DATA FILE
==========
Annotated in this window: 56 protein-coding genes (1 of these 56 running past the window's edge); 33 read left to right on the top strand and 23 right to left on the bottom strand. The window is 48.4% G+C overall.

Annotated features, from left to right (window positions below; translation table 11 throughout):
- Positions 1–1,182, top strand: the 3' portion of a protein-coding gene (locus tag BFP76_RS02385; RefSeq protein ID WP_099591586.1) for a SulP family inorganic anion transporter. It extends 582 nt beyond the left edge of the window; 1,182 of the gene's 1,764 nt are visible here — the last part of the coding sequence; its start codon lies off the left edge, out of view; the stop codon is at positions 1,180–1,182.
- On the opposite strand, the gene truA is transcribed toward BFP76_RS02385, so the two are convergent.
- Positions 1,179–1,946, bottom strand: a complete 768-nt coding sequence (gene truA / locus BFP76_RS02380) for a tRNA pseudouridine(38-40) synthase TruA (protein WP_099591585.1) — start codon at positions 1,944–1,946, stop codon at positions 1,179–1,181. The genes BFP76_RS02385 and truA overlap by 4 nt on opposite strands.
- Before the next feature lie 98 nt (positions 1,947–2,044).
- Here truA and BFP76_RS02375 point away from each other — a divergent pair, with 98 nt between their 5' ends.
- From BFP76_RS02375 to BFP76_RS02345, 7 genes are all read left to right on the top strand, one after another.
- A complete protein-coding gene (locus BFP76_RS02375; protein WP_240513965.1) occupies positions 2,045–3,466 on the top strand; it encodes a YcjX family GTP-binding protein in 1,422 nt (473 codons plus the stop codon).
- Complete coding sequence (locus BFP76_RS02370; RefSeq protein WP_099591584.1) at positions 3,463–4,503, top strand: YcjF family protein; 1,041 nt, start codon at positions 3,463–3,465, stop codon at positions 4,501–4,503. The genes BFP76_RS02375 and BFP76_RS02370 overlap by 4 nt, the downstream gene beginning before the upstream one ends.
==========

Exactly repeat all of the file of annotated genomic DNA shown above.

Annotated in this window: 56 protein-coding genes (1 of these 56 running past the window's edge); 33 read left to right on the top strand and 23 right to left on the bottom strand. The window is 48.4% G+C overall.

Annotated features, from left to right (window positions below; translation table 11 throughout):
- Positions 1–1,182, top strand: the 3' portion of a protein-coding gene (locus tag BFP76_RS02385; RefSeq protein ID WP_099591586.1) for a SulP family inorganic anion transporter. It extends 582 nt beyond the left edge of the window; 1,182 of the gene's 1,764 nt are visible here — the last part of the coding sequence; its start codon lies off the left edge, out of view; the stop codon is at positions 1,180–1,182.
- On the opposite strand, the gene truA is transcribed toward BFP76_RS02385, so the two are convergent.
- Positions 1,179–1,946, bottom strand: a complete 768-nt coding sequence (gene truA / locus BFP76_RS02380) for a tRNA pseudouridine(38-40) synthase TruA (protein WP_099591585.1) — start codon at positions 1,944–1,946, stop codon at positions 1,179–1,181. The genes BFP76_RS02385 and truA overlap by 4 nt on opposite strands.
- Before the next feature lie 98 nt (positions 1,947–2,044).
- Here truA and BFP76_RS02375 point away from each other — a divergent pair, with 98 nt between their 5' ends.
- From BFP76_RS02375 to BFP76_RS02345, 7 genes are all read left to right on the top strand, one after another.
- A complete protein-coding gene (locus BFP76_RS02375; protein WP_240513965.1) occupies positions 2,045–3,466 on the top strand; it encodes a YcjX family GTP-binding protein in 1,422 nt (473 codons plus the stop codon).
- Complete coding sequence (locus BFP76_RS02370; RefSeq protein WP_099591584.1) at positions 3,463–4,503, top strand: YcjF family protein; 1,041 nt, start codon at positions 3,463–3,465, stop codon at positions 4,501–4,503. The genes BFP76_RS02375 and BFP76_RS02370 overlap by 4 nt, the downstream gene beginning before the upstream one ends.